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Taxonomists and name changes

ObelixxObelixx Posts: 30,009

I know taxonomists use DNA now to re-assign plants to the correct group or invent new classifications and have been known to mess with favourites such as chrysanthemum at their peril but when did this happen?

https://www.rhs.org.uk/Plants/357093/Hylotelephium-(Herbstfreude-Group)-Herbstfreude/Details

Sedum anyone?

Vendée - 20kms from Atlantic coast.
"We don't stop playing because we grow old; we grow old because we stop playing." - George Bernard Shaw
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  • fidgetbonesfidgetbones Posts: 17,578

    I think that was a couple of years back.  Yesterday I found out that what I have always called  Mesembryanthemum criniflorum  is now called .Dorotheanthus bellidiformis

  • Hostafan1Hostafan1 Posts: 34,862

    aw don't say that fidget, that was the first botanical name I ever learned. I was 10 at the time and very pleased with myself.

    Devon.
  • ObelixxObelixx Posts: 30,009

    How come it's never been mentioned before then Fidget.  Haven't spotted it here or on GW or Beechgrove........

    That new name for ice plants sounds very unfortunate.

    Vendée - 20kms from Atlantic coast.
    "We don't stop playing because we grow old; we grow old because we stop playing." - George Bernard Shaw
  • madpenguinmadpenguin Posts: 2,535

    I know I will still call most of my plants 'Sedum' (I collect succulents!) but I am already getting used to some of the new names.I actually correctly identified a Phedimus the other day,quite pleased with myself!!! image

    It can still be confusing though:-

    Hylotelephium is one of a group of genera that form a separate lineage from Sedum, and is closely related to OrostachysMeterostachys, and SinocrassulaAccording to the Missouri Botanic garden, "Upright Sedums were at one point separated into the genus Hylotelephium, but are now generally included back in the genus Sedum." Kew Garden's online database now lists Hylotelephium as a synonym for Sedum.

    Last edited: 11 November 2017 14:53:34

    “Every day is ordinary, until it isn't.” - Bernard Cornwell-Death of Kings
  • They can change them as much as they like ... I understand the need for change and I applaud their desire for accuracy.

    However, at the age of 27 it is highly unlikely that I will remember the new names.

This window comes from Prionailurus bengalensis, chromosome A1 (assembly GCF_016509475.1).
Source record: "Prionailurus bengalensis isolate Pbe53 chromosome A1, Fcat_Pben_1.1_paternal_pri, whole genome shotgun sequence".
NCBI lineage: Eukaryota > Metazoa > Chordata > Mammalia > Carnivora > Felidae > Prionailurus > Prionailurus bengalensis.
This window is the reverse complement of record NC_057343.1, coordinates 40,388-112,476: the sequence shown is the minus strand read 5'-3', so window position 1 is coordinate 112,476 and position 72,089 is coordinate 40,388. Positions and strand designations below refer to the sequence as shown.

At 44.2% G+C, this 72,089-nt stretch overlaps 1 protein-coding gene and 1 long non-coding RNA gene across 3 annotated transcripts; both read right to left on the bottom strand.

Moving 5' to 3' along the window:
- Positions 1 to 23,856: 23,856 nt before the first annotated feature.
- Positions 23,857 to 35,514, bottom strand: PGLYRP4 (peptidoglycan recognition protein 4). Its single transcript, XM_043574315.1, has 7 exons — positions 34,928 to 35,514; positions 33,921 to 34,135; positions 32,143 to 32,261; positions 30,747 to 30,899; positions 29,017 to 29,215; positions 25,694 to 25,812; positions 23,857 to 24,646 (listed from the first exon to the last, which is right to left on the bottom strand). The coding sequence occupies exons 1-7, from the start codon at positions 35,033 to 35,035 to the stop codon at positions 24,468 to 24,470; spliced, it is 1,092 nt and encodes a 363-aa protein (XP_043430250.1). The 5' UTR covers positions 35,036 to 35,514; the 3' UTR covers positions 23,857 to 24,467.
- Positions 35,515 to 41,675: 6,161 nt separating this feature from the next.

Before I got to 27 I assimilated the geranium/pelargonium change but it seems that the garden centres never did, so I don't suppose it'll matter too much. image


    Gardening in Central Norfolk on improved gritty moraine over chalk ... free-draining.





  • Hostafan1Hostafan1 Posts: 34,862

    the sedum name change was a while back.

    Autumn Joy became Herbs whatsit about 3 or 4 years ago, then the sedum bit changed too, to hylo whatsit.

    Devon.
  • Hostafan1Hostafan1 Posts: 34,862

    At least when they changed schizostylis to hesperantha it was from a tricky name to an easier name; but sedum autumn joy to Hylotelephium (Herbstfreude Group)!!  I ask you!!!

    Devon.
  • KeenOnGreenKeenOnGreen Posts: 1,831

    Not forgetting Symphyotrichum, formerly hard to pronounce Aster.  Rolls off the tongue, eh?

  • nutcutletnutcutlet Posts: 27,417

    I used to keep up to date with all this stuff but it moves too fast now (or I move too slow) image



    In the sticks near Peterborough
  • ObelixxObelixx Posts: 30,009

    I can see the point of some name changes - especially now I'm gardening in French with their common names to deal with tho, being more collectors than gardeners my new gardening friends trip botanical names with surprising ease and frequency tho still the old ones sometimes.  Persicaria is still polygonum to many of them.   Nor do they call tender geraniums pelargoniums yet.   Their common names are unfathomable to me.  eg Ancolie for aquilegia.

    I'm just surprised that this particular change hasn't come up earlier.  Didn't Carol extol the virtues of sedum Autumn Joy on GW recently?  No mention of a botanical name change.

    Like you Nut, I can't keep up.

    Vendée - 20kms from Atlantic coast.
    "We don't stop playing because we grow old; we grow old because we stop playing." - George Bernard Shaw
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